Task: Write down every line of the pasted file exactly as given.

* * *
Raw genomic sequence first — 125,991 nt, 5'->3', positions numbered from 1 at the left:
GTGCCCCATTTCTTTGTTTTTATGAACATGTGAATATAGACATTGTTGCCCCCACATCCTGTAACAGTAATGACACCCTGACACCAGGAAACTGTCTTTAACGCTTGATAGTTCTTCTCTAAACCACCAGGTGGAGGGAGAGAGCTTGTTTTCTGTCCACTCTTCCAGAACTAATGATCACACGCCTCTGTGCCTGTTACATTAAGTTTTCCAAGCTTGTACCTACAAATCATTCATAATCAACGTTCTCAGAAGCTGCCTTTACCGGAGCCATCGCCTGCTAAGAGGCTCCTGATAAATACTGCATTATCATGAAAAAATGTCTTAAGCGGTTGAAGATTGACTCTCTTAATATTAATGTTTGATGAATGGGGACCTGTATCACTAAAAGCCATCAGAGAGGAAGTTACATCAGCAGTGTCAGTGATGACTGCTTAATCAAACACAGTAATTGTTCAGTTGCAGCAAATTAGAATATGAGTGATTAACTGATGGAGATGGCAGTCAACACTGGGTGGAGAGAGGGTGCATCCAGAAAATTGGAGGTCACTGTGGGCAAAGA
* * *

Raw genomic sequence first — 125,991 nt, 5'->3', positions numbered from 1 at the left:
GTGCCCCATTTCTTTGTTTTTATGAACATGTGAATATAGACATTGTTGCCCCCACATCCTGTAACAGTAATGACACCCTGACACCAGGAAACTGTCTTTAACGCTTGATAGTTCTTCTCTAAACCACCAGGTGGAGGGAGAGAGCTTGTTTTCTGTCCACTCTTCCAGAACTAATGATCACACGCCTCTGTGCCTGTTACATTAAGTTTTCCAAGCTTGTACCTACAAATCATTCATAATCAACGTTCTCAGAAGCTGCCTTTACCGGAGCCATCGCCTGCTAAGAGGCTCCTGATAAATACTGCATTATCATGAAAAAATGTCTTAAGCGGTTGAAGATTGACTCTCTTAATATTAATGTTTGATGAATGGGGACCTGTATCACTAAAAGCCATCAGAGAGGAAGTTACATCAGCAGTGTCAGTGATGACTGCTTAATCAAACACAGTAATTGTTCAGTTGCAGCAAATTAGAATATGAGTGATTAACTGATGGAGATGGCAGTCAACACTGGGTGGAGAGAGGGTGCATCCAGAAAATTGGAGGTCACTGTGGGCAAAGA